Pentland identifies four main signaling types during conversation: influence, mimicry, activity, and consistency. Measuring these "honest signals" predicts with 73 percent accuracy, for example, how likely a woman is to give out her phone number after a speed date. Loading a discreet sociometric app onto your smartphone is not all that far-fetched.
Tucker also reports research by Match.com chief scientist Helen Fisher, who is seeking data to show that your dating personality is a function of your brain chemistry. Fisher identifies the curiosity-driven as influenced primarily by dopamine. Cautious temperaments, she concludes, are shaped by serotonin, analytical ones by testosterone, and empathetic personalities by estrogen.
Fisher aims to create an app that "uses what we know from evolutionary psychology, body language, linguistic studies, that really sums up a deeper understanding of who you're talking to." If you care to know, the apps will also tell you when you're being a jerk.
In the naked future, your phone has an app that keeps track of how your acquaintances are faring, textÂing you tidbits of information (gossip) from time to time. In the case of the former girlfriend, the settings on the relevant app trigger periodic Internet scans to scavenge new data about people from your past. It came across the former girlfriend's dating profile and the profiles of those with whom she has been spending time, and so forth. Combining these data generated a prediction regarding her impending nuptials.
Tucker foresees ubiquitous scanners that can detect and decode the genetics of disease organisms in real time. Other sensors will monitor your body's health by weighing molecules. Collecting and correlating big data will hone the accuracy of diagnoses and enable physicians to design personalized treatments for each patient.
Data on the viewing habits of people will enable scriptwriters to craft more entertaining movies and video games. Apps may crunch your spending habits and warn you that there is an 80 percent chance you will experience buyer's remorse if you purchase a particular item.
Despite the many benefits detailed by Tucker, the naked future implicates some seriously dystopian downsides. The chief issue is just how naked the government and its functionaries will be. Initial signs on that front are not good.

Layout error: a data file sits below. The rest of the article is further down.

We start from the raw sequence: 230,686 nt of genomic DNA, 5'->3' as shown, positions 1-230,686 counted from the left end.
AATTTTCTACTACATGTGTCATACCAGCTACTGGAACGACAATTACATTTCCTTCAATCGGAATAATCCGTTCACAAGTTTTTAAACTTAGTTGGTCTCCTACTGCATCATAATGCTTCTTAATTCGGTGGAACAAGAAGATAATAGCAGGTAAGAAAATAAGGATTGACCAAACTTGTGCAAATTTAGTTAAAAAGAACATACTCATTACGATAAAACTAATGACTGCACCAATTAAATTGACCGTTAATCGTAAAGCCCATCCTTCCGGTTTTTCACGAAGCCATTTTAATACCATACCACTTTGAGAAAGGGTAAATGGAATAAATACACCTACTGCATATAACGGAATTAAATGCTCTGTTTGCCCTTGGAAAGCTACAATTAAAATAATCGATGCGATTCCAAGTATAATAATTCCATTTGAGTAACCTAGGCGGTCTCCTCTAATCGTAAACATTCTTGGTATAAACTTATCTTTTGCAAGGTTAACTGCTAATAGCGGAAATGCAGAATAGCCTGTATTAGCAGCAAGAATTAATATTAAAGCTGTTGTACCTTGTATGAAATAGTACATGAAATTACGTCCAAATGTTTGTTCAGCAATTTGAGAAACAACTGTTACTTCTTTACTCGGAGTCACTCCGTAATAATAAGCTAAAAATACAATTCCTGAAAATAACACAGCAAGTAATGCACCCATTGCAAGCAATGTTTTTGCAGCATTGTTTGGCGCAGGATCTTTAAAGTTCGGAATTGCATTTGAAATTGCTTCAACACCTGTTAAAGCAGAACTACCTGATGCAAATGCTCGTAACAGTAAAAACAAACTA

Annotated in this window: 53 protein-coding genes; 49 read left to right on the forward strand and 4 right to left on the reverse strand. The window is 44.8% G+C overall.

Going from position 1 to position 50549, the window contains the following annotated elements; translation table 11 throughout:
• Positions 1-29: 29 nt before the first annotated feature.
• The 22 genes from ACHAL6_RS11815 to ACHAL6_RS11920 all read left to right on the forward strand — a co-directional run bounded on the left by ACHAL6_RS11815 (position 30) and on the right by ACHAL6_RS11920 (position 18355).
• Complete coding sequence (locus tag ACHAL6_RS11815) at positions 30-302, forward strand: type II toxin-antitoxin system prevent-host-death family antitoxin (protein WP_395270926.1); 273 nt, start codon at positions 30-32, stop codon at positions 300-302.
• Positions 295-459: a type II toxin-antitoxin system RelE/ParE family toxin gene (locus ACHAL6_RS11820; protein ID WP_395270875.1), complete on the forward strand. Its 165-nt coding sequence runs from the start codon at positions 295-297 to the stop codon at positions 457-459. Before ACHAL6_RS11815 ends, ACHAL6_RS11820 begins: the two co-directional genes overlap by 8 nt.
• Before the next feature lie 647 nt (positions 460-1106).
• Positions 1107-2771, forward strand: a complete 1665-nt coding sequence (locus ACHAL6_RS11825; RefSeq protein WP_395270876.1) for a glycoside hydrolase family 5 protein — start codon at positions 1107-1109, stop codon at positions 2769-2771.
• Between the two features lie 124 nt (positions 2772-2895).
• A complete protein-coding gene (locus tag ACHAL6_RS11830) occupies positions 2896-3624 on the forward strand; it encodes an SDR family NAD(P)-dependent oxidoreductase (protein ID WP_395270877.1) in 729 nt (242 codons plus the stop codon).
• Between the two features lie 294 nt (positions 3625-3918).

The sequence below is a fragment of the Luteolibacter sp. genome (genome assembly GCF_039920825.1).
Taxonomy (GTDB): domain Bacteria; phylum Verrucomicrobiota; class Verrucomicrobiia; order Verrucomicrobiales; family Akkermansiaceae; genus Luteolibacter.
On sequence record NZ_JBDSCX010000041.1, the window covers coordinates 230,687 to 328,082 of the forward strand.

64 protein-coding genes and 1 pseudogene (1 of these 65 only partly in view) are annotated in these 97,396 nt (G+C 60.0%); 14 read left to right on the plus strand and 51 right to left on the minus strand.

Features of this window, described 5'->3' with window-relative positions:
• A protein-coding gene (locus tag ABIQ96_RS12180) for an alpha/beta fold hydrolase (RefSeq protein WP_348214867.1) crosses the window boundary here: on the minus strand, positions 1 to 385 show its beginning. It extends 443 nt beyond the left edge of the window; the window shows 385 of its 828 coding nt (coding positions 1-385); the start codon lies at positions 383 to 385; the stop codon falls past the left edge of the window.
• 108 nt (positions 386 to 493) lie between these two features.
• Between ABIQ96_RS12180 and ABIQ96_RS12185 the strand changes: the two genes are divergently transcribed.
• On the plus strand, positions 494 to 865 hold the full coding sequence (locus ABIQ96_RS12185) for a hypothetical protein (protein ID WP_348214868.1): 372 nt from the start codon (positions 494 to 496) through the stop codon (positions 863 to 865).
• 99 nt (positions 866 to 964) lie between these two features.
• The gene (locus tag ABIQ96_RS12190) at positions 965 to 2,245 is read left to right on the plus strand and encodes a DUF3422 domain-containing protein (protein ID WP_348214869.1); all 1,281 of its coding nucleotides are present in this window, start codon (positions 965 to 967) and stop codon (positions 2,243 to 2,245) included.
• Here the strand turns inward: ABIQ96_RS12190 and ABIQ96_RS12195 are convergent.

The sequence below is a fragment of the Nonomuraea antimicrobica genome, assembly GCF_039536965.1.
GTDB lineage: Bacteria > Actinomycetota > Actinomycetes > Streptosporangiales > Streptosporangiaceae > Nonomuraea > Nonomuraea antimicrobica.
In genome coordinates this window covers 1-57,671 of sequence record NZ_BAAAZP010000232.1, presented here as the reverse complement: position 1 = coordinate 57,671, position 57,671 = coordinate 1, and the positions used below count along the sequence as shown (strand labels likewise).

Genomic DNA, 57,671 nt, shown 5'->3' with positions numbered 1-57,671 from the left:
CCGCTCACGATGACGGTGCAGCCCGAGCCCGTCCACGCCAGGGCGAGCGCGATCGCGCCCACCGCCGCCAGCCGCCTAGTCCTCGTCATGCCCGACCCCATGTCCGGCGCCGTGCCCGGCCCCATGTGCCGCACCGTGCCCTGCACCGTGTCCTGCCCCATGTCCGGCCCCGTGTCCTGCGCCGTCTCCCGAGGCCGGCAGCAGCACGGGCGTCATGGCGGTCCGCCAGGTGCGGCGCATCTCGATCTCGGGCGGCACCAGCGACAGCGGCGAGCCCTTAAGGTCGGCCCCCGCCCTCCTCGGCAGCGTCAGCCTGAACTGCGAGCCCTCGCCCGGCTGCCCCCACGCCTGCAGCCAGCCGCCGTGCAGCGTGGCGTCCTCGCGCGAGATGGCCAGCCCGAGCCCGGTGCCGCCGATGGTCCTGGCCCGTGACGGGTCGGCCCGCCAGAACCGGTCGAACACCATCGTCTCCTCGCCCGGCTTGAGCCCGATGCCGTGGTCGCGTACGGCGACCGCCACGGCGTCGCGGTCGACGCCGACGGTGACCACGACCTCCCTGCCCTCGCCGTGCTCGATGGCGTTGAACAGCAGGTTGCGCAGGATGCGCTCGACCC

In Rule of Law, Misrule of Men (2010), Harvard professor Elaine Scarry outlines how the misbegotten PATRIOT Act, passed in panic following the 9/11 atrocities, has turned the constitutional understanding of private citizens and open government upside down. "Our inner lives become transparent, and the workings of the government become opaque," Scarry writes.
Tucker calls for more transparency and accountability for the police and other government agencies, but doesn't really explore how that might be achieved. A better guide to preventing government surveillance abuse is David Brin's smart 1998 book, The Transparent Society: Will Technology Force Us to Choose Between Privacy and Freedom? Like Tucker, Brin foresaw a world with ubiquitous sensors and vast databases filled with information detailing our lives, habits, tastes, and personal histories. How to handle it? Radical transparency.
Everyone can surveil everyone else, most especially including the activities of government functionaries. Brin set out a scenario in which every citizen can access the feeds to every camera operating in public spaces. In this future, cameras "are banned from some indoor places but not from police headquarters! There any citizen may tune in on bookings, arraignments, and especially the camera control room itself, making sure that the agents on duty look out for violent crime, and only crime." After all, if the police have nothing to hide, why should they mind if their work is monitored by citizens?
For the rest of us, Brin believes that we will embrace social customs granting each other privacy based on "mutually assured surveillance." If I don't watch you, you won't watch me.
The naked future will not be utopia, but Tucker makes a good case that its benefits will greatly offset its drawbacks. Especially if you pay close attention to the advice from your cellphone.